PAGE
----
Professional services firms are spending an extra £230m to overcome a worsening skills shortage that could have 'potentially damaging' consequences for the UK economy, according to a study by academics.
The Open University has been investigating the extent and nature of the skills shortage, collating data from 950 senior business leaders. Its Business Barometer report, published today, shows that organisations across 15 sectors are spending £6.3bn on temporary workers, recruitment fees, inflated salaries and training.
At least six in 10 respondents admitted a skills shortage in their workplace. A similar proportion said their organisations have struggled as a result, either financially or in terms of resource. Six in 10 think the skills shortage has worsened in the last 12 months.
Four in five employers in the north east are currently suffering from a skills shortage. However, south west businesses are 'feeling the pinch the most', with three-quarters of business chiefs admitting their organisation has struggled in the last 12 months.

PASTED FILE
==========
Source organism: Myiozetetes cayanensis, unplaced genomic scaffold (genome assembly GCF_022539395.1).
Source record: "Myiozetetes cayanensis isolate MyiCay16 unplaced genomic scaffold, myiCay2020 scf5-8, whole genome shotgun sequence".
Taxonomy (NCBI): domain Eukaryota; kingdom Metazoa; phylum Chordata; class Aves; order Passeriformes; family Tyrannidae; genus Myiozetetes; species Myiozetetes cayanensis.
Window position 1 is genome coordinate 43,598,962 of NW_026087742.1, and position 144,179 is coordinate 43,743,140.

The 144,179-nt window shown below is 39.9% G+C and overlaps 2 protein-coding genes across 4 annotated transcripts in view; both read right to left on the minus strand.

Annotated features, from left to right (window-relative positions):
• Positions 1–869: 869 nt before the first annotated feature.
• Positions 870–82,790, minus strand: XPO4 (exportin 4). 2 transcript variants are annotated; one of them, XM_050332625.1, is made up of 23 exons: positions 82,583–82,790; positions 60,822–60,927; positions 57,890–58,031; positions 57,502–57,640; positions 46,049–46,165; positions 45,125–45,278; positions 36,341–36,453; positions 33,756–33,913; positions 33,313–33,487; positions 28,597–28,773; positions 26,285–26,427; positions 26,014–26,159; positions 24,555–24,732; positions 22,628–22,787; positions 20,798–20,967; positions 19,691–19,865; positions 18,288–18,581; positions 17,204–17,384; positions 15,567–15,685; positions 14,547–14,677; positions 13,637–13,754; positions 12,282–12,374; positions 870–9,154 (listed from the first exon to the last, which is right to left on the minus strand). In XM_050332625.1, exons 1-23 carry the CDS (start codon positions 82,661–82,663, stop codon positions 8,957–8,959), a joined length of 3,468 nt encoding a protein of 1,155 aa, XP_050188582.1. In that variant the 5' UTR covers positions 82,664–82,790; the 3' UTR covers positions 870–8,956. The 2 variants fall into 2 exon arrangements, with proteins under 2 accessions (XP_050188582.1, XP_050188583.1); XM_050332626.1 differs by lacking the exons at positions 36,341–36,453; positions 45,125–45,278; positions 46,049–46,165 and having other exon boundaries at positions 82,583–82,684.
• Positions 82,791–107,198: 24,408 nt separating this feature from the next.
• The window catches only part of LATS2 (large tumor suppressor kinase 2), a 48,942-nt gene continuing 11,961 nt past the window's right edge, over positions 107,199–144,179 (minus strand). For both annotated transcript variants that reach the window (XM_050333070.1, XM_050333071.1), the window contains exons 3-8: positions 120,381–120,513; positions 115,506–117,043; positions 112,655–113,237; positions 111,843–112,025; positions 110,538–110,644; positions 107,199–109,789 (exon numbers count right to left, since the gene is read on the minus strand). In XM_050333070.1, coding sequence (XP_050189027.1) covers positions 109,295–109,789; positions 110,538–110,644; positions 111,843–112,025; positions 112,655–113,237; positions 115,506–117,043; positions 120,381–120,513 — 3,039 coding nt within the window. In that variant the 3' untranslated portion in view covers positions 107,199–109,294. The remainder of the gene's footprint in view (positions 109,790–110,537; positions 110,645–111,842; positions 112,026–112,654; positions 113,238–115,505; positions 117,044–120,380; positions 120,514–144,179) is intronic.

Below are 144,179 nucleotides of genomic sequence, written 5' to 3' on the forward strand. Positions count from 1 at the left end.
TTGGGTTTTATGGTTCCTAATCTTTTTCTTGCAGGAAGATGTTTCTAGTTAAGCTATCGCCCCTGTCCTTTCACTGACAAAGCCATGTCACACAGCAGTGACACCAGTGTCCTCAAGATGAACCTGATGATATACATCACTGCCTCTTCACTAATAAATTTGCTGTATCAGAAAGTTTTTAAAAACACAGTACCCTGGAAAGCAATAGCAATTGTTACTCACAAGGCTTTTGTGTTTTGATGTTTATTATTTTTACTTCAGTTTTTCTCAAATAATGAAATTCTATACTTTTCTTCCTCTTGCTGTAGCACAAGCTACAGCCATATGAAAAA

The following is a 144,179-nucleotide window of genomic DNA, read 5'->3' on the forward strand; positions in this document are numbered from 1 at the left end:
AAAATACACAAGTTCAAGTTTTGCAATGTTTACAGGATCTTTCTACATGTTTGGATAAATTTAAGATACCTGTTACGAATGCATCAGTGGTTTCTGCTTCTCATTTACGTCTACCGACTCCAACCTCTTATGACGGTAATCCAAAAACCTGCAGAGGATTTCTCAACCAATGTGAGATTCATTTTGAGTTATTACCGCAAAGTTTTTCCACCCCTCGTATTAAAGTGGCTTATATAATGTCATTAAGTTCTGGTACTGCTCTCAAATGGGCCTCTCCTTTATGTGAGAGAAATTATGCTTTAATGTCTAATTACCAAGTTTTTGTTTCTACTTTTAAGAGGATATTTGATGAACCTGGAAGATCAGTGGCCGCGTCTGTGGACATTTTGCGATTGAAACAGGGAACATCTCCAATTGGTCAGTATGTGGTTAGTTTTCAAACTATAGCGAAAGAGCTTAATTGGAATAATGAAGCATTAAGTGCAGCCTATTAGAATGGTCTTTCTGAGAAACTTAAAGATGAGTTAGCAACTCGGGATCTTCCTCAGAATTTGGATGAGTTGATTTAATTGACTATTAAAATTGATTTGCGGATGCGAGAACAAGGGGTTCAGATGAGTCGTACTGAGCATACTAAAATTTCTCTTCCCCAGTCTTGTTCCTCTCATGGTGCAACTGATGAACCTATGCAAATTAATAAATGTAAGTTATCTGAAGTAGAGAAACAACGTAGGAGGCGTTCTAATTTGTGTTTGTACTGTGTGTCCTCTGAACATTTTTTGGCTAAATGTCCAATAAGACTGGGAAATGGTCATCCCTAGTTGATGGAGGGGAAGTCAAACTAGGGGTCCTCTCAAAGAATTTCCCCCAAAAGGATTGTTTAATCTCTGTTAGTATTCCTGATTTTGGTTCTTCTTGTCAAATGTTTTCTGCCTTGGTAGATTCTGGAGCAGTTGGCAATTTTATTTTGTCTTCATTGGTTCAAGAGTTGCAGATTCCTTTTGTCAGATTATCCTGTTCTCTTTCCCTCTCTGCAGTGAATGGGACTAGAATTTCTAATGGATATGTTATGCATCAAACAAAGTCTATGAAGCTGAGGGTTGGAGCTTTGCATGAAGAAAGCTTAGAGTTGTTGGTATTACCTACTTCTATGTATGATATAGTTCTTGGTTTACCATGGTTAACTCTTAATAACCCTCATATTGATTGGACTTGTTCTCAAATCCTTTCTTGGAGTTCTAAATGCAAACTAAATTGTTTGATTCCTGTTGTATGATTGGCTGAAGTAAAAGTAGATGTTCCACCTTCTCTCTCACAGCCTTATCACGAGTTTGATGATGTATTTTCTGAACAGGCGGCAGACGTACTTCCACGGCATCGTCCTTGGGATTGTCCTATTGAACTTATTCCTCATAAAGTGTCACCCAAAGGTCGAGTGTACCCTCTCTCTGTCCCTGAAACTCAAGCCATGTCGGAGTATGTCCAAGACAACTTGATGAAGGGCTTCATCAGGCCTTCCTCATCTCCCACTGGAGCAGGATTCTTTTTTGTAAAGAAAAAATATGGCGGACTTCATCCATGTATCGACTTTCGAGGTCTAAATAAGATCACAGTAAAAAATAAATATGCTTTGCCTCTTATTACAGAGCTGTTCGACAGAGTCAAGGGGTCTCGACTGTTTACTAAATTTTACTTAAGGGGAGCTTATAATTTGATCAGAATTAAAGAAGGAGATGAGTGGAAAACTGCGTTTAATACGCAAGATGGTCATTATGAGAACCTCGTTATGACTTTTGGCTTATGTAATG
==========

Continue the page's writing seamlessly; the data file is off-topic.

Over half of respondents think the skills shortage will worsen after Brexit. Many think the government will introduce taxes on employing foreign staff. The report states that such a tax might encourage organisations to build talent from within the business rather than buy it from outside.
David Willett, corporate director at The Open University, observed a current emphasis on buying skills in from the outside, but warned that the 'quick fix' is unsustainable. Willett urged business to embrace work-based training and apprenticeships.
The government's apprenticeship levy ring-fences funding for employers to spend on apprenticeship training. The levy is imposed on businesses in England with wage bills of more than £3m a year. In the legal profession, apprentices are split into three different funding bands: paralegal (£9,000); chartered legal executive (£12,000); and solicitor (£21,000).
Willett said: 'Following a number of teething issues with the newly created Institute for Apprenticeships and criticism of course flexibility, the uptake has been lower than expected. However, it is crucial that organisations embrace and access this funding now, or they risk losing it altogether.'